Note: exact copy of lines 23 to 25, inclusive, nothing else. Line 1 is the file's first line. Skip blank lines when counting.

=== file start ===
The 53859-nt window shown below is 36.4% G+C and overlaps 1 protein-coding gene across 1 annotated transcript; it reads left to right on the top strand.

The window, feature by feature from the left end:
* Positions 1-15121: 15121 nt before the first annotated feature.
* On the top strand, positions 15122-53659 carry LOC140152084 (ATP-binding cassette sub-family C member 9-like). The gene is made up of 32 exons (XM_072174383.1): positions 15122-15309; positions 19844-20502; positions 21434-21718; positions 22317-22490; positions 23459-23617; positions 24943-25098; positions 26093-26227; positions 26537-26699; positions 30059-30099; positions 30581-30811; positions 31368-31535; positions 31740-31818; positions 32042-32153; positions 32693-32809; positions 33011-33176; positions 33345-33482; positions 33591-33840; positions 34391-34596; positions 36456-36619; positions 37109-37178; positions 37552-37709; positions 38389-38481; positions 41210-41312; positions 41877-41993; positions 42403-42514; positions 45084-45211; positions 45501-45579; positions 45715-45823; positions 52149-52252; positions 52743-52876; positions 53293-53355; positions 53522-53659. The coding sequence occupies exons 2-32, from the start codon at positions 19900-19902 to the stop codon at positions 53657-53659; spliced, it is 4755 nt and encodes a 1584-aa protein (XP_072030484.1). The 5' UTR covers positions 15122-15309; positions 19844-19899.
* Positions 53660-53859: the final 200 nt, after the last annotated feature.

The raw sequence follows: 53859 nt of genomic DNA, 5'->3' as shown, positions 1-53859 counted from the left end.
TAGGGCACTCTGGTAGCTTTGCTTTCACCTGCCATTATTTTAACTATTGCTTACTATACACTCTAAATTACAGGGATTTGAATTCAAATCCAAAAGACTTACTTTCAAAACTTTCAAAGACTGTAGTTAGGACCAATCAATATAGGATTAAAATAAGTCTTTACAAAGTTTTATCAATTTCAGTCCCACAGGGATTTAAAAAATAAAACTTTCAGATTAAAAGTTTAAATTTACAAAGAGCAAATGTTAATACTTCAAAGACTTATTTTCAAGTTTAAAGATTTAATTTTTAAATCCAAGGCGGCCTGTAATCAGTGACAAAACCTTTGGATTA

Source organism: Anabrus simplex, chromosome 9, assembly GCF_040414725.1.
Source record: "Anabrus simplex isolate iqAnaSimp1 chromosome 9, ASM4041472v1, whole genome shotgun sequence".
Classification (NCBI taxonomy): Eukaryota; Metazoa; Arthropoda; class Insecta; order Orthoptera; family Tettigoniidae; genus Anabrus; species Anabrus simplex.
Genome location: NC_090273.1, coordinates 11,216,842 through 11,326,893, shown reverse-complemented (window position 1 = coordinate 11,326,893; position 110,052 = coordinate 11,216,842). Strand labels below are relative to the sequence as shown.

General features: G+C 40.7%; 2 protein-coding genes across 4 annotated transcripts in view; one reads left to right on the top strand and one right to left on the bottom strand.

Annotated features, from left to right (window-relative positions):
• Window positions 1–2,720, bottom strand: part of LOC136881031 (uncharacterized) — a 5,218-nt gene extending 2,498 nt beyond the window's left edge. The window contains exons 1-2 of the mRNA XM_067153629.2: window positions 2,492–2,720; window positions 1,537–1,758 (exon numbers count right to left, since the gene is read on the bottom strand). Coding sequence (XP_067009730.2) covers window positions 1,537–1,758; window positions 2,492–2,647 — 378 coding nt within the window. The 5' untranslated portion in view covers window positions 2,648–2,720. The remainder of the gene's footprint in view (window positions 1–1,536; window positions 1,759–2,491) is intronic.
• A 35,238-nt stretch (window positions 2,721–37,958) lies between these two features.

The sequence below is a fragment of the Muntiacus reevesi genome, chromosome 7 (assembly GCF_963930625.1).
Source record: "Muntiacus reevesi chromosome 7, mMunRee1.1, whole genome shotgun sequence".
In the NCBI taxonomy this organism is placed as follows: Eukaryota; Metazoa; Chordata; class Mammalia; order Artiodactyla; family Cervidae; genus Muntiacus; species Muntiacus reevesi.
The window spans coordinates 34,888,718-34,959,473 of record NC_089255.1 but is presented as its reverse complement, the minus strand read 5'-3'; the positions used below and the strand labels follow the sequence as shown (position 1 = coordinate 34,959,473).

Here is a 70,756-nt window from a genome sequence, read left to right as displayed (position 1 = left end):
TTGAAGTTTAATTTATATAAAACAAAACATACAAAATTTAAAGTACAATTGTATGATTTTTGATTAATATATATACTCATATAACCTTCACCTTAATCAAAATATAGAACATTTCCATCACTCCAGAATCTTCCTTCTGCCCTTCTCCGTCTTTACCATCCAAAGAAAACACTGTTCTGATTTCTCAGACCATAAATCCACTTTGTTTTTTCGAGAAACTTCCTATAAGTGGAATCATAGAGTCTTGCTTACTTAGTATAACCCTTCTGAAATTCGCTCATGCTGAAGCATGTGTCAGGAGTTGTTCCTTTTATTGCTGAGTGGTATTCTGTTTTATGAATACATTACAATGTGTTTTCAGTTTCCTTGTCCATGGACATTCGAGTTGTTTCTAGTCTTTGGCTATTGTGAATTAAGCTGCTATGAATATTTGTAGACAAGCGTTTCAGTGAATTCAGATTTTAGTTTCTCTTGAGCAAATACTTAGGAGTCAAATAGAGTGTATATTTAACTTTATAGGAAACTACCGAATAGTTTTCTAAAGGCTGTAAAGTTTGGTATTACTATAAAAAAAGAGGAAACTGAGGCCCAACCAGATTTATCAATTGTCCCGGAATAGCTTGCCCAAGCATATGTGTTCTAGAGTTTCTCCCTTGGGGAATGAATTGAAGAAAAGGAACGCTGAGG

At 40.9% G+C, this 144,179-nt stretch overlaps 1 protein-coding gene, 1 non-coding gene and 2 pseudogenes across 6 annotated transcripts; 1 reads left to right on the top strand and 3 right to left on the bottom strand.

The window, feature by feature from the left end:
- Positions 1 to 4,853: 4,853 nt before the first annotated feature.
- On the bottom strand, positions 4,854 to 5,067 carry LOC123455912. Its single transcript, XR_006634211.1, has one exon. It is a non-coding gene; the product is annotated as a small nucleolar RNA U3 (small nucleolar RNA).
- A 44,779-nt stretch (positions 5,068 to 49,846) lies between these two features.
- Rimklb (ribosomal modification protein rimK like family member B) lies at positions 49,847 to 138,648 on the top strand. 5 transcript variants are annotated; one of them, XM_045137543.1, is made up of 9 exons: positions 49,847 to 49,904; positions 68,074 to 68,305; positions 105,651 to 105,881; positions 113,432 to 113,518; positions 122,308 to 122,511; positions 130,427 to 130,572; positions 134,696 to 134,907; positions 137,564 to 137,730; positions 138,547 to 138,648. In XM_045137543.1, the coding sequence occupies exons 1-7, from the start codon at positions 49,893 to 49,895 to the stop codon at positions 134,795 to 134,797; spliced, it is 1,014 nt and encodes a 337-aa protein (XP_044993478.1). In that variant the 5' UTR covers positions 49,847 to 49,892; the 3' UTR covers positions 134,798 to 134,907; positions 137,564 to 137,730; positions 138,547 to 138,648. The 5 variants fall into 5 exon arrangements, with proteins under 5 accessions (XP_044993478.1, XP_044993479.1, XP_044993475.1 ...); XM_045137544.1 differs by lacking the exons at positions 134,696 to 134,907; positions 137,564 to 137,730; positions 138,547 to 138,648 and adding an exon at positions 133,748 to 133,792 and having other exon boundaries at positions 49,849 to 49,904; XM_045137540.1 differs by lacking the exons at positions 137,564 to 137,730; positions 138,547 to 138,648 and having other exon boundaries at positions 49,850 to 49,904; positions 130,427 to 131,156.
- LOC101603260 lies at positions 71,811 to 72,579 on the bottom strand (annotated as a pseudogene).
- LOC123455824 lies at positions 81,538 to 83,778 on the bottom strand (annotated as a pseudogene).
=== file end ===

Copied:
The window, feature by feature from the left end:
- Positions 1 to 4,853: 4,853 nt before the first annotated feature.
- On the bottom strand, positions 4,854 to 5,067 carry LOC123455912. Its single transcript, XR_006634211.1, has one exon. It is a non-coding gene; the product is annotated as a small nucleolar RNA U3 (small nucleolar RNA).